“We can’t solve this problem if men don’t stand up. They must stand up and tell the men who rape: We do not accept this. If you do not rape but keep silent about rape it means that you accept it.”
Dr. Denis Mukwege is a gynaecologist working in the war-torn region of Kivu in the Democratic Republic of Congo (DRC). As the chief surgeon of Panzi hospital, he and his colleagues have treated about 40,000 rape victims, developing great expertise in the treatment of serious gynaecological injuries. Despite attacks on his life, Denis Mukwege speaks up tirelessly to raise awareness about the realities of the Congolese war and its grave, lasting consequences for girls and women.
Denis Mukwege was born on 1 March 1955 in what is today the Democratic Republic of Congo (DRC). He studied medicine in Burundi and started practicing at the Christian Hospital at Lemera in South Kivu in the Eastern DRC. Shocked by the appalling difficulties of Congolese women in childbirth, he decided to specialise in obstetrics and gynaecology. After completing his studies in France, he returned to South Kivu in 1989.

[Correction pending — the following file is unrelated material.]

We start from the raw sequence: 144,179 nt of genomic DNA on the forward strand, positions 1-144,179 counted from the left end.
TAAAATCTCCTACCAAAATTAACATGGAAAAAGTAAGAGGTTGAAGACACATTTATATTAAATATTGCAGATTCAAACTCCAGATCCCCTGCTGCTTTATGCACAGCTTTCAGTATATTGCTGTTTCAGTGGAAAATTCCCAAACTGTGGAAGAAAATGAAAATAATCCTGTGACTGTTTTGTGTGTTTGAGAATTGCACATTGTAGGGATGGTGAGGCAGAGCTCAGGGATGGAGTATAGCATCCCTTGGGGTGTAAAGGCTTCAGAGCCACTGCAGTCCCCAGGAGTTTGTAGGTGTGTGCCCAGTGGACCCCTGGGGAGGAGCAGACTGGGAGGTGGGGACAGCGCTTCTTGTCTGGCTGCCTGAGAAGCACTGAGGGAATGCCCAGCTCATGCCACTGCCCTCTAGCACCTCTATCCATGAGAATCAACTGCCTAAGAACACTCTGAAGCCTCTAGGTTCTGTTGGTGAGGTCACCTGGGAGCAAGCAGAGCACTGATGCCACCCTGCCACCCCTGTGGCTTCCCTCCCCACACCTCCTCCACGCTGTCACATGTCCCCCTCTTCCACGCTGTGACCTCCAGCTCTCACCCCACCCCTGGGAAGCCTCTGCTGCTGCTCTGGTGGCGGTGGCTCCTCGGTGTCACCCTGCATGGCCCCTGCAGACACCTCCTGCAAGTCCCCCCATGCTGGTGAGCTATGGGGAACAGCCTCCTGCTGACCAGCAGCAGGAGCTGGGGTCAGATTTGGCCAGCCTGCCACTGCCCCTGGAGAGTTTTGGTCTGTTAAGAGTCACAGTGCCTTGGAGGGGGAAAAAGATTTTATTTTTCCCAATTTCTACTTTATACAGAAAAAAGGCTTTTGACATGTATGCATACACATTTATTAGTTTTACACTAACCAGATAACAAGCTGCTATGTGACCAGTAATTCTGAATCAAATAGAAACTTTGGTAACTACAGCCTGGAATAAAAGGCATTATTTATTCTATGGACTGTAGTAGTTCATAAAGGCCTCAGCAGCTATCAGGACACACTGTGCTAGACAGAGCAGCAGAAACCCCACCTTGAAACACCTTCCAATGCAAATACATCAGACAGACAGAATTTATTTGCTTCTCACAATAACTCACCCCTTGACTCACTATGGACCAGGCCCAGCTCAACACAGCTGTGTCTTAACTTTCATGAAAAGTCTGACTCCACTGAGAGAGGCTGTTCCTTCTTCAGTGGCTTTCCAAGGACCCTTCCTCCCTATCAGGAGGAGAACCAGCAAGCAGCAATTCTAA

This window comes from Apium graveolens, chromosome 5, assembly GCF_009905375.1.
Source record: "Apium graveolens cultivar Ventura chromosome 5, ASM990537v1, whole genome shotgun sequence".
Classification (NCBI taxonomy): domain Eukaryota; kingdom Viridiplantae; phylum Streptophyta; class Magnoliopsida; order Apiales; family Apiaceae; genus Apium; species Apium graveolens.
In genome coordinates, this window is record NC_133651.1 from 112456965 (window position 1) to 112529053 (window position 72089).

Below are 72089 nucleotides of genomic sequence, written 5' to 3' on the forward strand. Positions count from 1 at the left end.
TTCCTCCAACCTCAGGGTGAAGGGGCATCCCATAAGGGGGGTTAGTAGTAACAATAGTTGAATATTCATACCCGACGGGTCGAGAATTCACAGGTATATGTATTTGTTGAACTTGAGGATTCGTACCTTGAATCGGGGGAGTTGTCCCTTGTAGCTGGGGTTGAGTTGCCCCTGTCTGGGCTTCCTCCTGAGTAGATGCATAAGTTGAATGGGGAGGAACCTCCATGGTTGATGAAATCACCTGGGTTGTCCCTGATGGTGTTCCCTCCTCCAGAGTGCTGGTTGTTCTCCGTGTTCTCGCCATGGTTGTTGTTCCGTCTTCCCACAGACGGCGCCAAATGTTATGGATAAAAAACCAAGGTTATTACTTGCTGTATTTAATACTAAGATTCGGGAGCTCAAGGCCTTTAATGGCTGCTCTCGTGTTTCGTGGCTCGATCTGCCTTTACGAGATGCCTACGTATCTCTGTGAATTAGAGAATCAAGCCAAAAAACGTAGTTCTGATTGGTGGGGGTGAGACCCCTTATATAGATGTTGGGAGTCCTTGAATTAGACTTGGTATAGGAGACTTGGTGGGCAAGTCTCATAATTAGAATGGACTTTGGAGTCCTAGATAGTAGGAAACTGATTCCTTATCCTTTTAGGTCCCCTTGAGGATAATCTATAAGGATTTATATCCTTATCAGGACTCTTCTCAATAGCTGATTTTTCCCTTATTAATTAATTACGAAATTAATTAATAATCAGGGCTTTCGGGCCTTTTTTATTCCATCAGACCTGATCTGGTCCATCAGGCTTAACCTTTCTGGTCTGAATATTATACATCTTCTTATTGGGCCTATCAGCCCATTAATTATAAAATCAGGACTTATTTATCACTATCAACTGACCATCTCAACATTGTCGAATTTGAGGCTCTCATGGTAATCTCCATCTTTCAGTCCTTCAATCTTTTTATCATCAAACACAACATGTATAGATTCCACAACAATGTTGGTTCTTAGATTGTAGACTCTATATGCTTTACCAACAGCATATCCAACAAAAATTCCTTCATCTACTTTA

The Panzi Hospital
In 1996 the hospital at Lemera was completely destroyed in the civil war. With the help of international aid organisations, Dr. Mukwege then founded the Panzi Hospital in the Panzi neighbourhood of Bukavu and became its manager and chief surgeon. Today, the hospital has four departments: obstetrics and gynaecology, paediatrics, surgery, and internal medicine. Panzi Hospital has been serving as a university hospital for the Université Evangelique d´Afrique which started its operations near the hospital in 2011.